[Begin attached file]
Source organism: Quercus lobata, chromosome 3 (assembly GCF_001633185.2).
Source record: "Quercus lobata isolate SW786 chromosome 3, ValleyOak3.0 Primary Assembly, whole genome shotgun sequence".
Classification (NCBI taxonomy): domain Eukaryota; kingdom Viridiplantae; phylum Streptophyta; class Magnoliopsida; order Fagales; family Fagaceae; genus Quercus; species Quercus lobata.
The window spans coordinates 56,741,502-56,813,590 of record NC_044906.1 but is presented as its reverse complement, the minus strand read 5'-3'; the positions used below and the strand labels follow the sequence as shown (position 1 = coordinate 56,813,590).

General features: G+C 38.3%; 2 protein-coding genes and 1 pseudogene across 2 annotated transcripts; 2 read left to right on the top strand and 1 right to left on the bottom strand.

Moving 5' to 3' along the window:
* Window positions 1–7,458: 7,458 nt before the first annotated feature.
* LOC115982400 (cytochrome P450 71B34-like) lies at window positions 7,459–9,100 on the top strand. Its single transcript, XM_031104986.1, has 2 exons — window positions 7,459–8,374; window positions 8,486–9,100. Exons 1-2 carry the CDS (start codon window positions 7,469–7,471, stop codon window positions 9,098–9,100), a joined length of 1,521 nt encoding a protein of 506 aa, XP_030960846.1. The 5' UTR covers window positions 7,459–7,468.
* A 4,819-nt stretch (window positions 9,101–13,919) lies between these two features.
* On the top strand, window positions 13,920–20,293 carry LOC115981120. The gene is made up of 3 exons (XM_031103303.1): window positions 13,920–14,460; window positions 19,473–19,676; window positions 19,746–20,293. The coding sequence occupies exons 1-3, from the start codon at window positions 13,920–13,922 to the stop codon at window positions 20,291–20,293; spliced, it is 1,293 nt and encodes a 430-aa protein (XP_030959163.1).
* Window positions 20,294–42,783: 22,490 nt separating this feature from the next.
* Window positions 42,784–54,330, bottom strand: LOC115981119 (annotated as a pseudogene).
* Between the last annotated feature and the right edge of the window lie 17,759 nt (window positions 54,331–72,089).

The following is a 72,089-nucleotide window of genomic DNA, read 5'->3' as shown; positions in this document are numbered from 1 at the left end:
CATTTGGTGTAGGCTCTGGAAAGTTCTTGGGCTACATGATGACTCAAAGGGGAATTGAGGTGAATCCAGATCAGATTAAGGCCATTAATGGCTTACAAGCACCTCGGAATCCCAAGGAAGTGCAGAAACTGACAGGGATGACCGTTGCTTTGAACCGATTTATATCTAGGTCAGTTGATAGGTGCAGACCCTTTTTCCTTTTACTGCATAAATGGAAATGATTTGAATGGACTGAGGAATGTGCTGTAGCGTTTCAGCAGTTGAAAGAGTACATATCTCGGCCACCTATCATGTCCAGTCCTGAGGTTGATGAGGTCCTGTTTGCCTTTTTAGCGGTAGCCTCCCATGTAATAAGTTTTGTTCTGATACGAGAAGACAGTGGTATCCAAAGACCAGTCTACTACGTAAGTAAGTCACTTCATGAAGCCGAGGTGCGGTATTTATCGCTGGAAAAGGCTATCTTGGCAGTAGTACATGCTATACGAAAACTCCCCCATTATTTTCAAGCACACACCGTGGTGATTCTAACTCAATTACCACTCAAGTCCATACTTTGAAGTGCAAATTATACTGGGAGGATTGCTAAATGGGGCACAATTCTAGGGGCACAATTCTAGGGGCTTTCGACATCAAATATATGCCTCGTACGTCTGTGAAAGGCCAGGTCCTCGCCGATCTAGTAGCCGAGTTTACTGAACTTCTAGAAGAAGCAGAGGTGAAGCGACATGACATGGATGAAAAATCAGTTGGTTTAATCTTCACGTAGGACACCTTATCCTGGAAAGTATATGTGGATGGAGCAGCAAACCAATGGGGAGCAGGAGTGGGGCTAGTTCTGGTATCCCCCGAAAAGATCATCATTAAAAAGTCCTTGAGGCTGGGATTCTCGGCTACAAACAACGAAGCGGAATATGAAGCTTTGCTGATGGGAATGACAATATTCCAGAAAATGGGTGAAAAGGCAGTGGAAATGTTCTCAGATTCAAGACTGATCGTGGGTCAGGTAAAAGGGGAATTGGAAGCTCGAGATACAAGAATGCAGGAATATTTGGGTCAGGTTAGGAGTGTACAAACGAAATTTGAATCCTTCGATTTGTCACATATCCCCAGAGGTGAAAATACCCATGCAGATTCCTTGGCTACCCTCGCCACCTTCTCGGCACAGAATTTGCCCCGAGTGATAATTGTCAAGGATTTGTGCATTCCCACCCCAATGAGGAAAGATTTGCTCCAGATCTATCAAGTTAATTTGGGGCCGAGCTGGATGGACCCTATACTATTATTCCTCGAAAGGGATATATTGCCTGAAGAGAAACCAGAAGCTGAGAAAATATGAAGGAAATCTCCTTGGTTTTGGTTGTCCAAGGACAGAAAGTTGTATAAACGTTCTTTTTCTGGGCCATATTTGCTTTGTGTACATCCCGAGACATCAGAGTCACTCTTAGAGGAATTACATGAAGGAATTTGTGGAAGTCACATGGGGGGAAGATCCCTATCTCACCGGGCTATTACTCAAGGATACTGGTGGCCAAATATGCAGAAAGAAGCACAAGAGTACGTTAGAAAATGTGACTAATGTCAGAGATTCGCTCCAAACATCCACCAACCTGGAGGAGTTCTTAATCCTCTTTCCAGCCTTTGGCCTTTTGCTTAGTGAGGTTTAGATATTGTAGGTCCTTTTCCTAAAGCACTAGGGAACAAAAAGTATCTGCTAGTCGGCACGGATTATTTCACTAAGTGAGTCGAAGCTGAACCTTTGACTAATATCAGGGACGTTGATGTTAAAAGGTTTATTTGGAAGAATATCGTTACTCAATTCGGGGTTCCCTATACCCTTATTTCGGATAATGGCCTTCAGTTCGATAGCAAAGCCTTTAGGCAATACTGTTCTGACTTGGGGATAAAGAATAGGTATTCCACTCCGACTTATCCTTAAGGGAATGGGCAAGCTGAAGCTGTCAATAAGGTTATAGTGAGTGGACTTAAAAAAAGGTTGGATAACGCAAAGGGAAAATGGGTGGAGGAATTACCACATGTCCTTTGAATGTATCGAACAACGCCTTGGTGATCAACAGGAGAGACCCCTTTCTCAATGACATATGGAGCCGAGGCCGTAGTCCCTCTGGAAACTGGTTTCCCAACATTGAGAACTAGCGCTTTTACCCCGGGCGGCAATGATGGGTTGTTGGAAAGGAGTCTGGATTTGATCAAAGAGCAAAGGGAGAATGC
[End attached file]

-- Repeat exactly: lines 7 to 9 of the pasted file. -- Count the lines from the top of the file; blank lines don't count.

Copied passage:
* Window positions 1–7,458: 7,458 nt before the first annotated feature.
* LOC115982400 (cytochrome P450 71B34-like) lies at window positions 7,459–9,100 on the top strand. Its single transcript, XM_031104986.1, has 2 exons — window positions 7,459–8,374; window positions 8,486–9,100. Exons 1-2 carry the CDS (start codon window positions 7,469–7,471, stop codon window positions 9,098–9,100), a joined length of 1,521 nt encoding a protein of 506 aa, XP_030960846.1. The 5' UTR covers window positions 7,459–7,468.
* A 4,819-nt stretch (window positions 9,101–13,919) lies between these two features.